Down to the Bone (2004):
Sundance hasn't yet achieved the nearly-infallible status of
Cannes where the prize winners are almost guaranteed to be total
crap, but by God they are trying. The guiding principle of
independent film seems to be that one achieves perfection as the
depression level of a film approaches 100 and the slickness
approaches 0. Thus, if you have the most depressing film ever
made, and it seems to have been made on a home video cam, you
can almost be assured that it will come home from Park City with
some honors, irrespective of its merits.
So it went with Down to the Bone, which combines two of my
least-favorite cinema conceits: "drugs suck," and "life sucks so
bad it forces you to take drugs." Vera Farmiga plays a lower
middle class housewife in upstate New York who goes through the
motions of suburban motherhood but is actually a serious closet
druggie. As time goes on, she becomes less closeted. Then she
falls in love with her drug counselor. Then he falls back on his
own rehab and stars shooting the big "H." Then she figures, "Oh,
what the hell," and follows. Then she gets arrested ...
Do I need to give any more details? If you watch any
independent films, you've seen this all a zillion times before.
About the only new wrinkle this film has to offer is that the
doomed drug addict is a heterosexual and doesn't like pudding.
Or you can learn that she is actually a better cashier when
coked-out than when sober.
Oh, did I mention that the film doesn't have an ending?
Critics, of course, viewed that as a positive. You know the
drill: "offers no easy solutions," "no neat and tidy
resolution." It's realistic. Get it? One critic wrote: "The film
is so pitch perfect and realistic, it seems you are there with
these people, watching their lives unfold before you as it
happens." That is the film's main strength. If offers a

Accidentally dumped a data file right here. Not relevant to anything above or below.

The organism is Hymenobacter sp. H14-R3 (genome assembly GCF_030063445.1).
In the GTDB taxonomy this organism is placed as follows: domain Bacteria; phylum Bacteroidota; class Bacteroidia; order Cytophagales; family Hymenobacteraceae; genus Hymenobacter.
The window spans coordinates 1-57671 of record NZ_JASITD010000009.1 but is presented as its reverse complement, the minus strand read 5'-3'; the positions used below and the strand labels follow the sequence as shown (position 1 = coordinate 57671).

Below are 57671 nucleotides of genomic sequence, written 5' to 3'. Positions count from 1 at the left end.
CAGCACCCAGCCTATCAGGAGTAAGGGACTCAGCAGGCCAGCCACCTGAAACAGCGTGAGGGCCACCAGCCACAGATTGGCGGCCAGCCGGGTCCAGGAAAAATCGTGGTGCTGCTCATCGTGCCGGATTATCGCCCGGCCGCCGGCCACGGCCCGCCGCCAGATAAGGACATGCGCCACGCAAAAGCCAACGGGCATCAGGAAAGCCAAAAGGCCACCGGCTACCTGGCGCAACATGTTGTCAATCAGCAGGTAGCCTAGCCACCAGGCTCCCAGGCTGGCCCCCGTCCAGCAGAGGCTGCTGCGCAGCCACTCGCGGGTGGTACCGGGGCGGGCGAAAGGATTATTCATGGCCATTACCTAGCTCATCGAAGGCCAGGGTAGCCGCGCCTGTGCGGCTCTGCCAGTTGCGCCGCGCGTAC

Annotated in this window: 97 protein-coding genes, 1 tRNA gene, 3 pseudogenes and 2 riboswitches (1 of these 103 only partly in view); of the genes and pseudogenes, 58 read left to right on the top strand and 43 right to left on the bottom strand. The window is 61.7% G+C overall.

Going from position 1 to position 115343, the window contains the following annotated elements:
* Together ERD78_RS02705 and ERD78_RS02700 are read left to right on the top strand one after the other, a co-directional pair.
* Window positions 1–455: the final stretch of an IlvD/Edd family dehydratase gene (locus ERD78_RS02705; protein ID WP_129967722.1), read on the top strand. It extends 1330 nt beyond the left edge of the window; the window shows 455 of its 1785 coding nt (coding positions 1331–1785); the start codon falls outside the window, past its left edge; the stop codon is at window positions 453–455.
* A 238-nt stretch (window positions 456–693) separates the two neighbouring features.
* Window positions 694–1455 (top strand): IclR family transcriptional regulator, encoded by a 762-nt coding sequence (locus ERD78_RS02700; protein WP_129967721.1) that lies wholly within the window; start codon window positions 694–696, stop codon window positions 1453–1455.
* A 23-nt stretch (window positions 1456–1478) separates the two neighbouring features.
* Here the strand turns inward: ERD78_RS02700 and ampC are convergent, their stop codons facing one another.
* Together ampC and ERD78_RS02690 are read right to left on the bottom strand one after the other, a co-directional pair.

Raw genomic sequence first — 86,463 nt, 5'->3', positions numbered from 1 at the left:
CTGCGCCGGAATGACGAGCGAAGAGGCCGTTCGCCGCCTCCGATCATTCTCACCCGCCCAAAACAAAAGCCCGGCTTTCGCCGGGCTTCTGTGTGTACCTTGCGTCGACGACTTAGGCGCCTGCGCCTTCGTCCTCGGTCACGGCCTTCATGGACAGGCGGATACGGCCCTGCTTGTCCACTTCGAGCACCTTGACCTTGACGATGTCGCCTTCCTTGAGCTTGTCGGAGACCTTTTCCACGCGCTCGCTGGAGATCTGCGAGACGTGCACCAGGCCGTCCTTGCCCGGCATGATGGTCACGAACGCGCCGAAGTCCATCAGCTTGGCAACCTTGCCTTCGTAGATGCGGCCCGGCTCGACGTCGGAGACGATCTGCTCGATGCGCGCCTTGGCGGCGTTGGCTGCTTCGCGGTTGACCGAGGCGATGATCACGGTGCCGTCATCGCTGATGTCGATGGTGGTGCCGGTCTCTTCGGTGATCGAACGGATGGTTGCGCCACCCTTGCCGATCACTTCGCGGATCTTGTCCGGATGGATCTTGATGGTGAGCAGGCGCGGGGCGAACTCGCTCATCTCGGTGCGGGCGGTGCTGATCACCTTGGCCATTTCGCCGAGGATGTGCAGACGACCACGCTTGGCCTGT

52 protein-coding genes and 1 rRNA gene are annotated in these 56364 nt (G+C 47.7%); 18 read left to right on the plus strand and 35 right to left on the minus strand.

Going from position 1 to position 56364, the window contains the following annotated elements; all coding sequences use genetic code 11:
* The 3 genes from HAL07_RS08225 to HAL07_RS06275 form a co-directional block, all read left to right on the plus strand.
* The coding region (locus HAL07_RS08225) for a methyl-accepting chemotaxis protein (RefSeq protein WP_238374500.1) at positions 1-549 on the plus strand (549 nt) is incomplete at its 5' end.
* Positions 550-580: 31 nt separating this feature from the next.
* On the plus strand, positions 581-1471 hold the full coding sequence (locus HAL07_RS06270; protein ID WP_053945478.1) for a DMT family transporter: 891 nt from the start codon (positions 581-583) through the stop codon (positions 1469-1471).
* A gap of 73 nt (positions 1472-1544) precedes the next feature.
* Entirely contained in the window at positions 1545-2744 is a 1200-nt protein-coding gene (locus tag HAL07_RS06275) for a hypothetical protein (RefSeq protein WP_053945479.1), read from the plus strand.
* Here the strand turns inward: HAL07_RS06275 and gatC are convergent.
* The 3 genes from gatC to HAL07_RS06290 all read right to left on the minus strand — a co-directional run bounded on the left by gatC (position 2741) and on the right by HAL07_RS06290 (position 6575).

completely realistic portrayal of everyday life and how it
relates to her drug cravings. Needless to say, that is also its
main weakness. How much of everyday blue collar winter life in
upstate New York do you want to watch unfold as it happens, as
portrayed in documentary style, photographed by a hand-held
video camera in natural light, and never brought to a
conclusion? If your answer is "a lot," this is your dream film.
Predictably, 93% of critics gave it a positive review, one of
the highest scores of the year.
I have mentioned before that Vera Farmiga won the L.A. Film
Critics award for the best performance of the year last year. In
this film. Honest. A film that nobody ever saw. That award
sometimes acts as an Oscar harbinger, but in this case it was a
harbinger of nothing. Farmiga received no other awards or
nominations during hardware season. The L.A. Film Critics were
out there by themselves, presumably standing in left field at
Dodger Stadium when they made the announcement. Farmiga does
seem like a good actress, and perhaps she will get a chance to
demonstrate that some day in front of an actual audience,
something not possible here. It only grossed $19,000 in the
entire United States, and never played outside of New York and
Oh, sure, a gross of $19,000 indicates a complete lack of
interest in the film, but there is a happy ending to the story.
Even though they returned the camera to Rent-a-Center a
few days late and incurred a penalty fee, they still made a
IMDb voters don't quite see it the same way as critics, and
rate it 5.7 out of 10. Women rated it far lower (4.2), and
women in all age groups liked it far less than the men in the
zipped .wmv of her two topless scenes. Captures are below.
Third party videos:
Multiple zipped .avis of
Melanie Grffith in Joyride, and even
multiple zipped .avis of Anne Lockhart
in the same film. (Movie
House Review). Strange movie, just all
over the place. Neither of us liked it, but
I had a sort of jaw-dropped respect for its
mysterious ability to keep my hand from the
Multiple zipped .avis of
Toni Collette in Lilian's Story, the
semi-true story of a legendary street busker. (Movie
House Review). The ever-so-arty-and-profounder-than-thou
movie won my respect, but no affection. On the other hand, the
quantity and quality of Toni's nudity is quite impressive.
Hollywood Hi-Fi is simply one hilarious book
about the weirdest celebrity record albums ever
Tim Nieukirk, candidate for governor of Illinois
- Pat Reeder of the
Comedy Wire radio prep service summed up the
case: "With no budget, he's running a series of
wild, homemade ads on MySpace and YouTube. The
ads show him knocking a firefighter aside to
rescue a cat, showing he's tough on crime by
arresting the Hamburglar, and lying in bed with
a woman. "Some politicians are in bed with big
business, casinos or even organized crime. But
Tim Nieukirk? He's in bed with your sister!" (We
haven't had a good, serious candidate who would
sleep with your sister since Bill Clinton.) In
another, he's in a mullet wig at a trailer park,
and before he states his platform, he gets
distracted and yells, "Ricky! Get off my Trans
Am!" (He's in the wrong state. He could be
elected governor of Alabama just for his Trans